Watch CBS News

What you need to know about glyphosate, the cancer-linked chemical found in Cheerios

What you need to know about glyphosate
What you need to know about glyphosate, the cancer-linked chemical found in Cheerios 04:04

New tests reveal popular cereals and snack foods could have potentially harmful levels of the same chemical found in weed killer.  

The chemical is called glyphosate, and some reports say it may cause cancer. Of the 21 General Mills products examined by the Environmental Working Group, the highest levels of glyphosate were found in Honey Nut Cheerios Medley Crunch, which had more than five times what the advocacy group believes is a safe level. Original Cheerios had more than four-and-a-half times what the group considers safe.

The products are considered safe under EPA standards. "CBS This Morning" reached out to the EPA and FDA, but did not hear back.

General Mills said in a statement that "these are very strict rules that we follow, as do farmers who grow crops. We continue to work closely with farmers, our suppliers and conservation organizations to minimize the use of pesticides on the ingredients we use in our foods."

Bayer, the maker of Roundup weed killer, told CBS News that the glyphosate levels in the report are "far below the established safety standards."

"An adult would have to eat 158 pounds of the oat-based food every day for the rest of their life to reach the strict limits set by the EPA," Bayer said in a statement. "The group behind the new report has a long history of spreading misinformation about pesticide residues. The reality is that regulatory authorities have strict rules when it comes to pesticide residues and the levels in this report are far below the established safety standards."

Dr. David Agus, a cancer specialist, joined "CBS This Morning" Thursday to sort out the claims. He said that "we just don't know" exactly how glyphosate will impact the human body in the long run.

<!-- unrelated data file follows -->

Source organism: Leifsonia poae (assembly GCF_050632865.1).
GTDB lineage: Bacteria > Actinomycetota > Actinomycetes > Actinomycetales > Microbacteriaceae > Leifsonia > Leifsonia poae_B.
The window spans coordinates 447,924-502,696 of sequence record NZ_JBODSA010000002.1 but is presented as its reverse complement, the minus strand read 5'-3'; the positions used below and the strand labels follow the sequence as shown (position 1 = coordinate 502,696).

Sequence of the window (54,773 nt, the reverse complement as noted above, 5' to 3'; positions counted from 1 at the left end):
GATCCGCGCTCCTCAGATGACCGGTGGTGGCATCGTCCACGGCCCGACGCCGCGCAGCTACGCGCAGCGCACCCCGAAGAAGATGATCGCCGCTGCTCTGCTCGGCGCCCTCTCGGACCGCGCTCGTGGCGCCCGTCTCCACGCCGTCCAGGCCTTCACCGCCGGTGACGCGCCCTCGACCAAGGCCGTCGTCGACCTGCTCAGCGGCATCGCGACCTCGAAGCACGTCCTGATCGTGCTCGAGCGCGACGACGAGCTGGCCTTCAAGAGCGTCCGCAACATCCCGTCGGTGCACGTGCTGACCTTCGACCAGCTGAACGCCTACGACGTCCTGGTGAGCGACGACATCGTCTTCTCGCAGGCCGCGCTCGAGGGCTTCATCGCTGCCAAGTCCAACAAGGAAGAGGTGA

"The problem is when you eat something, say, glyphosate, there's a 10, 20-year lag before disease and the intervention." 

Agus explained that glyphosate emerged in the 1960s as a pipe cleaner, and then started being used as a weed killer. But in the 1990s, "usage went through the roof."   

When asked if he'd willingly put the chemical in his own body, Agus said that he "certainly wouldn't."

"It can kill bacteria in your G.I. tract, it can disrupt your endocrine system, and there's reasonable data that it can increase risk of lymphoma. So based on all of those, it's probably not good," he said, adding that it can also disrupt our cells and hormone levels.

And he said the chemical is more prevalent in our food than ever. "In the last couple of years, more and more farms across the world are using it to kill all of their crops right before harvest so it's easier to harvest," he said. "So the levels have gone up dramatically in the last decade." Agus added that the urine of most Americans contains glyphosate.   

As a result, Agus believes it's important for farmers to seek an alternative — and for society to incentivize other options. "The farmer who doesn't use glyphosate is at a competitive disadvantage to his or her neighbor who does use it. So we have to figure out better and safer ways of doing it."  

About 10 years ago, the EPA raised the level of glyphosate allowed in food. 

For details on Bayer's position on glyphosate, visit here

EDITOR'S NOTE: Dr. Agus should have referred to EPA, rather than FDA, regulations in the discussion in this report.    

View CBS News In
CBS News App Open
Chrome Safari Continue
Be the first to know
Get browser notifications for breaking news, live events, and exclusive reporting.